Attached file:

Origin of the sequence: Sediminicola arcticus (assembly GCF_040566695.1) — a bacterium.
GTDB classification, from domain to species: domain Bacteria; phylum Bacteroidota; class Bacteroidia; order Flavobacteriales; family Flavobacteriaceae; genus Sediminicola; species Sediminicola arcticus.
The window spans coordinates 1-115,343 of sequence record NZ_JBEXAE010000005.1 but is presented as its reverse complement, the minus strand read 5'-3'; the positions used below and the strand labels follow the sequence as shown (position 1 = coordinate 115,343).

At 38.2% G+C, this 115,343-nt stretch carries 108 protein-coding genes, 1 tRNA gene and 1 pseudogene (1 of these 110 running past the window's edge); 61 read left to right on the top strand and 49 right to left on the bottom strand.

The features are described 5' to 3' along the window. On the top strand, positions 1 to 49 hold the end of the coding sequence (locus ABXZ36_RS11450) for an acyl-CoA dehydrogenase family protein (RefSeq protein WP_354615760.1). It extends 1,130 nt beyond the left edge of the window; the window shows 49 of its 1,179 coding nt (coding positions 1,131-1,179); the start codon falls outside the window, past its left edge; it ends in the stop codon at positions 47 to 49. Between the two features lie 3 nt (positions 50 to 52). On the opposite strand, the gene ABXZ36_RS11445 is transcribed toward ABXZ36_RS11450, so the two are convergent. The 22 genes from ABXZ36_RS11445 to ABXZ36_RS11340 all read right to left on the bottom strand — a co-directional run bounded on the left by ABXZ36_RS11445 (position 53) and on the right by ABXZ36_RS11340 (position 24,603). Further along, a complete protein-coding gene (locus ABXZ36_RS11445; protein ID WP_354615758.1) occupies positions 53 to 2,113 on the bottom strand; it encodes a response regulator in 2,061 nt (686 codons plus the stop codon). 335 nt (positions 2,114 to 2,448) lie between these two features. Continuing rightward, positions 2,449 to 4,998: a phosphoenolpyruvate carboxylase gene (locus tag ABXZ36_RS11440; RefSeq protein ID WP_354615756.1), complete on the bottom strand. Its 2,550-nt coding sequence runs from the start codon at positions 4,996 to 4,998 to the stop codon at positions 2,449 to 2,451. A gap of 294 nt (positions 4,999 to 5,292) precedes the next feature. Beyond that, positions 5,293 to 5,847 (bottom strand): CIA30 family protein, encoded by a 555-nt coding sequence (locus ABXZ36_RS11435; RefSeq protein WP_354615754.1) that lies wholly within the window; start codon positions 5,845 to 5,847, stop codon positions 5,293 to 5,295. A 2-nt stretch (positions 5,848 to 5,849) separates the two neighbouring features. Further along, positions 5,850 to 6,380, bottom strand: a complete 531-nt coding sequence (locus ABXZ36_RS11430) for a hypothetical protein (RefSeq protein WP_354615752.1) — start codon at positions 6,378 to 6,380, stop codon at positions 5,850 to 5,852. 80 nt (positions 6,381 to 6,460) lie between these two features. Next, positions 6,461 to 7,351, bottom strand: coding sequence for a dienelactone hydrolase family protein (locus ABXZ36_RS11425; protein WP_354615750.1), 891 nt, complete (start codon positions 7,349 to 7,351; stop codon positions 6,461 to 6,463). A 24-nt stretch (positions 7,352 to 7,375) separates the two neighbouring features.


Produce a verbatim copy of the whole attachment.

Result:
Origin of the sequence: Sediminicola arcticus (assembly GCF_040566695.1) — a bacterium.
GTDB classification, from domain to species: domain Bacteria; phylum Bacteroidota; class Bacteroidia; order Flavobacteriales; family Flavobacteriaceae; genus Sediminicola; species Sediminicola arcticus.
The window spans coordinates 1-115,343 of sequence record NZ_JBEXAE010000005.1 but is presented as its reverse complement, the minus strand read 5'-3'; the positions used below and the strand labels follow the sequence as shown (position 1 = coordinate 115,343).

At 38.2% G+C, this 115,343-nt stretch carries 108 protein-coding genes, 1 tRNA gene and 1 pseudogene (1 of these 110 running past the window's edge); 61 read left to right on the top strand and 49 right to left on the bottom strand.

The features are described 5' to 3' along the window. On the top strand, positions 1 to 49 hold the end of the coding sequence (locus ABXZ36_RS11450) for an acyl-CoA dehydrogenase family protein (RefSeq protein WP_354615760.1). It extends 1,130 nt beyond the left edge of the window; the window shows 49 of its 1,179 coding nt (coding positions 1,131-1,179); the start codon falls outside the window, past its left edge; it ends in the stop codon at positions 47 to 49. Between the two features lie 3 nt (positions 50 to 52). On the opposite strand, the gene ABXZ36_RS11445 is transcribed toward ABXZ36_RS11450, so the two are convergent. The 22 genes from ABXZ36_RS11445 to ABXZ36_RS11340 all read right to left on the bottom strand — a co-directional run bounded on the left by ABXZ36_RS11445 (position 53) and on the right by ABXZ36_RS11340 (position 24,603). Further along, a complete protein-coding gene (locus ABXZ36_RS11445; protein ID WP_354615758.1) occupies positions 53 to 2,113 on the bottom strand; it encodes a response regulator in 2,061 nt (686 codons plus the stop codon). 335 nt (positions 2,114 to 2,448) lie between these two features. Continuing rightward, positions 2,449 to 4,998: a phosphoenolpyruvate carboxylase gene (locus tag ABXZ36_RS11440; RefSeq protein ID WP_354615756.1), complete on the bottom strand. Its 2,550-nt coding sequence runs from the start codon at positions 4,996 to 4,998 to the stop codon at positions 2,449 to 2,451. A gap of 294 nt (positions 4,999 to 5,292) precedes the next feature. Beyond that, positions 5,293 to 5,847 (bottom strand): CIA30 family protein, encoded by a 555-nt coding sequence (locus ABXZ36_RS11435; RefSeq protein WP_354615754.1) that lies wholly within the window; start codon positions 5,845 to 5,847, stop codon positions 5,293 to 5,295. A 2-nt stretch (positions 5,848 to 5,849) separates the two neighbouring features. Further along, positions 5,850 to 6,380, bottom strand: a complete 531-nt coding sequence (locus ABXZ36_RS11430) for a hypothetical protein (RefSeq protein WP_354615752.1) — start codon at positions 6,378 to 6,380, stop codon at positions 5,850 to 5,852. 80 nt (positions 6,381 to 6,460) lie between these two features. Next, positions 6,461 to 7,351, bottom strand: coding sequence for a dienelactone hydrolase family protein (locus ABXZ36_RS11425; protein WP_354615750.1), 891 nt, complete (start codon positions 7,349 to 7,351; stop codon positions 6,461 to 6,463). A 24-nt stretch (positions 7,352 to 7,375) separates the two neighbouring features.